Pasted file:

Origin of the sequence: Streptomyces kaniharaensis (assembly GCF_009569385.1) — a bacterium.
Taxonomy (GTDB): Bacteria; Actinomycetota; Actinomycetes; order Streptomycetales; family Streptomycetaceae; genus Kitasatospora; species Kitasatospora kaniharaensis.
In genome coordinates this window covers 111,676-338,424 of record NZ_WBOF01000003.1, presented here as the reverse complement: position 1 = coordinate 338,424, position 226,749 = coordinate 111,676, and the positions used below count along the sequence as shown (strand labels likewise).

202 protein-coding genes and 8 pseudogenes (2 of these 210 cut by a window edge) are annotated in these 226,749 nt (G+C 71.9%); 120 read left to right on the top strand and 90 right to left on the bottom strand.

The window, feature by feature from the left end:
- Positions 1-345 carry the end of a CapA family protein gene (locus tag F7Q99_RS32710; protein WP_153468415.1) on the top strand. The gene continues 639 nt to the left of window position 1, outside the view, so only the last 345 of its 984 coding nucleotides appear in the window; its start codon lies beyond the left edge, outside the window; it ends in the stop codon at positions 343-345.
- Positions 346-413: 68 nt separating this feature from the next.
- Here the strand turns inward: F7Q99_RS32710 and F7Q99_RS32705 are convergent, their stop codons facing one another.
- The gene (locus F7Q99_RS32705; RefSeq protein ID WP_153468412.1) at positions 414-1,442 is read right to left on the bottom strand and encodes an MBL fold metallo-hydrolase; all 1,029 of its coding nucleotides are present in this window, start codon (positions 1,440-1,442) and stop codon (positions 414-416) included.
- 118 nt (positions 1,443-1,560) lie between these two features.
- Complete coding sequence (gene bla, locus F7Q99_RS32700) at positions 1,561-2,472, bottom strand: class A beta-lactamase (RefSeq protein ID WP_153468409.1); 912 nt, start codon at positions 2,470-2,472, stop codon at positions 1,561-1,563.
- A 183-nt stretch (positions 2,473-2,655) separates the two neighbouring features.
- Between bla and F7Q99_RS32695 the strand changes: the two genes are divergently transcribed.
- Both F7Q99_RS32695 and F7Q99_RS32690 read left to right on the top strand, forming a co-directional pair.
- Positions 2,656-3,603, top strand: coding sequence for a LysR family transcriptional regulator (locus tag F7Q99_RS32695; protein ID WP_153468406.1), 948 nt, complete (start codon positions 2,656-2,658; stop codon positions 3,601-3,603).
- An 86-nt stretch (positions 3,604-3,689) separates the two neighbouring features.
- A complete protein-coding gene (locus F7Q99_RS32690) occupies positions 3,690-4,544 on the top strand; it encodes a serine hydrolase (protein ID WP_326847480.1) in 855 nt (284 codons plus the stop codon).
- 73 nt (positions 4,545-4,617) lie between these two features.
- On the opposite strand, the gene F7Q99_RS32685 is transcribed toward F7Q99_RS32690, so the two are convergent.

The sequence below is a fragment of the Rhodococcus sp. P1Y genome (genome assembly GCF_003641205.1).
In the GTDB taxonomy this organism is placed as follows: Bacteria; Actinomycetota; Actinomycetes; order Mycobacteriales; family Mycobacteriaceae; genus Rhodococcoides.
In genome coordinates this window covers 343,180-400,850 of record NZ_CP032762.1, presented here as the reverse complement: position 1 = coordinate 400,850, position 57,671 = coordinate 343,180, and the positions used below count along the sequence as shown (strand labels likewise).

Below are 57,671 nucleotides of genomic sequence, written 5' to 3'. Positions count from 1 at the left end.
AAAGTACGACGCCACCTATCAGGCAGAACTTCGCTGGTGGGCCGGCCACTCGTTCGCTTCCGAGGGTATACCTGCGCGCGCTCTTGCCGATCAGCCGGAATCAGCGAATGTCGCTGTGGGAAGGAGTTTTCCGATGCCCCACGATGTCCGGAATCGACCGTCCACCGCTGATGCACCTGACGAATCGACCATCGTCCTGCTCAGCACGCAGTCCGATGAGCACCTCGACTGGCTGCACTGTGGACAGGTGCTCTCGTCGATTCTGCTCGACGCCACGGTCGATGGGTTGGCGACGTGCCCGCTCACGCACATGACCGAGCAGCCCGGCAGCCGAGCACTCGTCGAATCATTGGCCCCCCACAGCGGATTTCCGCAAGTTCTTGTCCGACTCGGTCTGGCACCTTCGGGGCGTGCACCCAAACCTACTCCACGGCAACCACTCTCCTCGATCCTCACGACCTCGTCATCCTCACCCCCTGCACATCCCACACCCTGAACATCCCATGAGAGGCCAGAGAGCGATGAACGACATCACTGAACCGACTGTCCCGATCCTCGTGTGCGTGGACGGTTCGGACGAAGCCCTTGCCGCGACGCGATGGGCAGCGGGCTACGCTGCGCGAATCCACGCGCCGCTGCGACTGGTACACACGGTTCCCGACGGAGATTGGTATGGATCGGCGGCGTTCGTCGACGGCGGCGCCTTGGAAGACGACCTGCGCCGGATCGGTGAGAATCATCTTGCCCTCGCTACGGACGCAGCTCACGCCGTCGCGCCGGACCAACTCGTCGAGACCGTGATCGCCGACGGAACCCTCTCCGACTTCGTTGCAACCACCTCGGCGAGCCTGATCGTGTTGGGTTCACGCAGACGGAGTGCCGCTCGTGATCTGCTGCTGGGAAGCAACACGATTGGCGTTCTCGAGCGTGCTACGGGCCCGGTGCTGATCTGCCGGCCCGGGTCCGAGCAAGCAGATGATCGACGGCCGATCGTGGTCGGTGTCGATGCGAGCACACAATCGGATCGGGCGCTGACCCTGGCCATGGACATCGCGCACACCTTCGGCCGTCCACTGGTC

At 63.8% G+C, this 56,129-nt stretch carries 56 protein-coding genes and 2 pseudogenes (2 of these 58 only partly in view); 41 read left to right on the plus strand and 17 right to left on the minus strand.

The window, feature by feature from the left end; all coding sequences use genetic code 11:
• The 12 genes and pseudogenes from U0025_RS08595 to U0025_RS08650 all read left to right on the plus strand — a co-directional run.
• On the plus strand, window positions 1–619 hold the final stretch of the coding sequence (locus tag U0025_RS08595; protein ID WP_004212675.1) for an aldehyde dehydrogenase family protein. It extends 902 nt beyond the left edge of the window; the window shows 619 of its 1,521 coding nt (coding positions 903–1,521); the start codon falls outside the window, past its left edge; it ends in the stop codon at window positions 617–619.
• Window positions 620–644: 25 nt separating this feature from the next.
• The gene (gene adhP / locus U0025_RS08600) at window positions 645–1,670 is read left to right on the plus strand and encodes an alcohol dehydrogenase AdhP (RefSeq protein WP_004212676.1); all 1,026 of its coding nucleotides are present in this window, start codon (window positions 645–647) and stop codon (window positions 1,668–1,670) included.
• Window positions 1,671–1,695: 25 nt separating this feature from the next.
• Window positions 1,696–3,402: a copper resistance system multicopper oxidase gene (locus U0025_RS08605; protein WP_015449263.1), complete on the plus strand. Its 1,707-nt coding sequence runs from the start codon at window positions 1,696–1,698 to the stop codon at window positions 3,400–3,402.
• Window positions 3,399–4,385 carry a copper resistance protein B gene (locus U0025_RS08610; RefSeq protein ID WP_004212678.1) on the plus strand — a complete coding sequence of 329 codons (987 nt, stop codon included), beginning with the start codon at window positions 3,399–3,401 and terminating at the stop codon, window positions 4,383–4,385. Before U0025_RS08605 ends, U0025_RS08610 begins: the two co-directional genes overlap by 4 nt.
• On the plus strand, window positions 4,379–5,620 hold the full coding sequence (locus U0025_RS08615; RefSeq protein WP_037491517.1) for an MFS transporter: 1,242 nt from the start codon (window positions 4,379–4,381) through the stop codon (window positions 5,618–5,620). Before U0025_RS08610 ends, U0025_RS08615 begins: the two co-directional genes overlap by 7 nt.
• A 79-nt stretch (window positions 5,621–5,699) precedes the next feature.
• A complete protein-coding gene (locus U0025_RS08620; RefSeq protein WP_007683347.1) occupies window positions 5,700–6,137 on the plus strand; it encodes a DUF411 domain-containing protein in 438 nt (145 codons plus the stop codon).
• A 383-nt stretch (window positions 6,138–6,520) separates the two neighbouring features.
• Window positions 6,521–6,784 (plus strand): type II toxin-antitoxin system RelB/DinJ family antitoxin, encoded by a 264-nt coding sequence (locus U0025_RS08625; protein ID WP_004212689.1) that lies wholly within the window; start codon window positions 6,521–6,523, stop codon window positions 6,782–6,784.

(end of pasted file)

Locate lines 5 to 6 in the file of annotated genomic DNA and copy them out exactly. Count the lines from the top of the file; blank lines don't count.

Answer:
The window, feature by feature from the left end:
- Positions 1-345 carry the end of a CapA family protein gene (locus tag F7Q99_RS32710; protein WP_153468415.1) on the top strand. The gene continues 639 nt to the left of window position 1, outside the view, so only the last 345 of its 984 coding nucleotides appear in the window; its start codon lies beyond the left edge, outside the window; it ends in the stop codon at positions 343-345.